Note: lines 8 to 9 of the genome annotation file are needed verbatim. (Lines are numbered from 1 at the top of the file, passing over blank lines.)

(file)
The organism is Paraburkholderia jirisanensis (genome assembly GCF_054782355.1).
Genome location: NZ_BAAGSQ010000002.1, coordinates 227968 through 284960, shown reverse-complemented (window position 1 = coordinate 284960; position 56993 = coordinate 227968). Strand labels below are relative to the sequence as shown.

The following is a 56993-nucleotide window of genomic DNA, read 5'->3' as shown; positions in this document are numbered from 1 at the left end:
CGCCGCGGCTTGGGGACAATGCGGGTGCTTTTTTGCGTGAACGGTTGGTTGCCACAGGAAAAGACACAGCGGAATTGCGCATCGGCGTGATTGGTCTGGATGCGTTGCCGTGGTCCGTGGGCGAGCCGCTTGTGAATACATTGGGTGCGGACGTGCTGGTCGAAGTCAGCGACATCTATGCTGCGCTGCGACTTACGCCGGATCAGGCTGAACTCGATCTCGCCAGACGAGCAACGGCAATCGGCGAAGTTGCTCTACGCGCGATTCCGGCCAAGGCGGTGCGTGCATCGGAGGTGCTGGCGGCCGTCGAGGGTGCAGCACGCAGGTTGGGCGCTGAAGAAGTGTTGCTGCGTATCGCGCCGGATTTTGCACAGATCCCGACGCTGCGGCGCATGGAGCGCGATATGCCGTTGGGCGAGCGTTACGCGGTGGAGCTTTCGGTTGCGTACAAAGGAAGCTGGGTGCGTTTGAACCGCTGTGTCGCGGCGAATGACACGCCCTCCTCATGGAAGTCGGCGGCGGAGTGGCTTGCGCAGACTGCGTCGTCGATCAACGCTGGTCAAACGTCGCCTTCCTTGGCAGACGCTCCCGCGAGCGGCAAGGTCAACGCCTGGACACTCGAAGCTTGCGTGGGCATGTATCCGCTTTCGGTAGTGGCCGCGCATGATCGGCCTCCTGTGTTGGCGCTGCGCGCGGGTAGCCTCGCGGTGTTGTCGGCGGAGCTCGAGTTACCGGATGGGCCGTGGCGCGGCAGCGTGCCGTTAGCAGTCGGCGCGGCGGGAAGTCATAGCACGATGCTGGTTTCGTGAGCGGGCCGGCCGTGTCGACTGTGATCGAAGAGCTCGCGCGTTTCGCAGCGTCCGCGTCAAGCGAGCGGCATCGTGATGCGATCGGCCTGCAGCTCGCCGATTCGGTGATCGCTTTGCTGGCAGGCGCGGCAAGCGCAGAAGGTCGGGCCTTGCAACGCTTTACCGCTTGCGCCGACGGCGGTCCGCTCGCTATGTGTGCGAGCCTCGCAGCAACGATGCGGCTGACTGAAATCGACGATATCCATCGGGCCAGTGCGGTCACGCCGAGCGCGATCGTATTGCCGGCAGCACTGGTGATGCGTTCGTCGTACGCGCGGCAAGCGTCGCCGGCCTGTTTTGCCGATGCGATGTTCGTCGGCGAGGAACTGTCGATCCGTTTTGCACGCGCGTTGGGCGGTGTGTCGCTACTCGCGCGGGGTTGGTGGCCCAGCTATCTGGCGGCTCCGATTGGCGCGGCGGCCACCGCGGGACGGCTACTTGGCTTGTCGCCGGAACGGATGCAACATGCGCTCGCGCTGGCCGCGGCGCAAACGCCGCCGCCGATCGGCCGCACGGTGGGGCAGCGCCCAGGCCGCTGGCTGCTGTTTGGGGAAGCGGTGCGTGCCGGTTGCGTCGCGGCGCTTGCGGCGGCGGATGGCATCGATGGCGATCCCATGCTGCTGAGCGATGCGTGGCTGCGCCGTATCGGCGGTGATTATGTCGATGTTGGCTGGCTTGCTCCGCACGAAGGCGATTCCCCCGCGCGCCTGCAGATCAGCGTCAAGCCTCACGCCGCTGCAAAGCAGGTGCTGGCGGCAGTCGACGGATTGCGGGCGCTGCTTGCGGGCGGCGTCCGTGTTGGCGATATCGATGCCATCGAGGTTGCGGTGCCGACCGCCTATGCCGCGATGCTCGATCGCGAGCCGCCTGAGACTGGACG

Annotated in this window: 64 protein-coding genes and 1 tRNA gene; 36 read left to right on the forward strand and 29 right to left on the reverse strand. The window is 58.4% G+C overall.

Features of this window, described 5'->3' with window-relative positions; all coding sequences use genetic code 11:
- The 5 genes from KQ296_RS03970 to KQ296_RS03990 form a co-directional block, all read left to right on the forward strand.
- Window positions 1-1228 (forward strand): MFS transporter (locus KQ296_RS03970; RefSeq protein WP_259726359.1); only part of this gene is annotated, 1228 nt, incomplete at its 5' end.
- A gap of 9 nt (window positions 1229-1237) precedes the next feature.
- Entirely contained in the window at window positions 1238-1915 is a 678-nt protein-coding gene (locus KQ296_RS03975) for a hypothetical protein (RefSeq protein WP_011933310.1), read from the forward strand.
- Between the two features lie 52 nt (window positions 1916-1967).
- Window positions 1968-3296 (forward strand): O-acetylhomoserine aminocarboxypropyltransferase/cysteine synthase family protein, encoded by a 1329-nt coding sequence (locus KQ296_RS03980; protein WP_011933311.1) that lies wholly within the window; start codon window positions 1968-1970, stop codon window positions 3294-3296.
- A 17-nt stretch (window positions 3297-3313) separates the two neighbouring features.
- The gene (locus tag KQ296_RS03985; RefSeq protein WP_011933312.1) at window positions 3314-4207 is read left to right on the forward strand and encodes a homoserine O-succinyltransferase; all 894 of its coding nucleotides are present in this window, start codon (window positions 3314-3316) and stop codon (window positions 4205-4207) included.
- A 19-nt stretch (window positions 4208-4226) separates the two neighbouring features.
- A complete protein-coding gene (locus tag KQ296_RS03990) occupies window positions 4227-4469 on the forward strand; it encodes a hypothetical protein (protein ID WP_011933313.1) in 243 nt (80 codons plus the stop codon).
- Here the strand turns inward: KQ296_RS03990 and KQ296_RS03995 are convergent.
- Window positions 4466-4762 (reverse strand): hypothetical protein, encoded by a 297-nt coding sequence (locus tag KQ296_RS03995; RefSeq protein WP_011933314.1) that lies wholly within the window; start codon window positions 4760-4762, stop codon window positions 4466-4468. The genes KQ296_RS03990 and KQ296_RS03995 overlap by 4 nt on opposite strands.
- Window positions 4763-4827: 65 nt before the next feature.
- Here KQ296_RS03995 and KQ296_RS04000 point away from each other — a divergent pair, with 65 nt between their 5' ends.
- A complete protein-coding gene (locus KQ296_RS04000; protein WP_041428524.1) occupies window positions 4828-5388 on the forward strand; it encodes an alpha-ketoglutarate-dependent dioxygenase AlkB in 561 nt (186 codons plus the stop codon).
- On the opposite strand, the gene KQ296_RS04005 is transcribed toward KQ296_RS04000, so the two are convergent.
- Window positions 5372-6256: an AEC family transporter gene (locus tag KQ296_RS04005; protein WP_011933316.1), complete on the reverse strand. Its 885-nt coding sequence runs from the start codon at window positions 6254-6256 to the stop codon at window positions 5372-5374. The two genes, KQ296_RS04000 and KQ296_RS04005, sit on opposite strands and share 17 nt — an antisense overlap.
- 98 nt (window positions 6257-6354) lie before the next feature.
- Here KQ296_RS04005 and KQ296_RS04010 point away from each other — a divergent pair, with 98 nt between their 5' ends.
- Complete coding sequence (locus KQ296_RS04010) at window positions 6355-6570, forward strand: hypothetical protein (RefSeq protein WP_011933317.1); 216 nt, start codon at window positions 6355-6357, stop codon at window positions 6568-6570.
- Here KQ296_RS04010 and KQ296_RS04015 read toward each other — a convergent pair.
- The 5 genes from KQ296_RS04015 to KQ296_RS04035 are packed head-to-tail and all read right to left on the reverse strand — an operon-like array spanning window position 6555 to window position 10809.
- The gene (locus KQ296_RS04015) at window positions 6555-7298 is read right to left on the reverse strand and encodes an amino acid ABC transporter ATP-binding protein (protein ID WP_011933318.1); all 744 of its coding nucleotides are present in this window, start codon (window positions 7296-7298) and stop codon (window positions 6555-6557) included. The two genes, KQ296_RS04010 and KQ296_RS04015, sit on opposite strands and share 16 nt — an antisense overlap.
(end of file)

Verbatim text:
- Window positions 1-1228 (forward strand): MFS transporter (locus KQ296_RS03970; RefSeq protein WP_259726359.1); only part of this gene is annotated, 1228 nt, incomplete at its 5' end.
- A gap of 9 nt (window positions 1229-1237) precedes the next feature.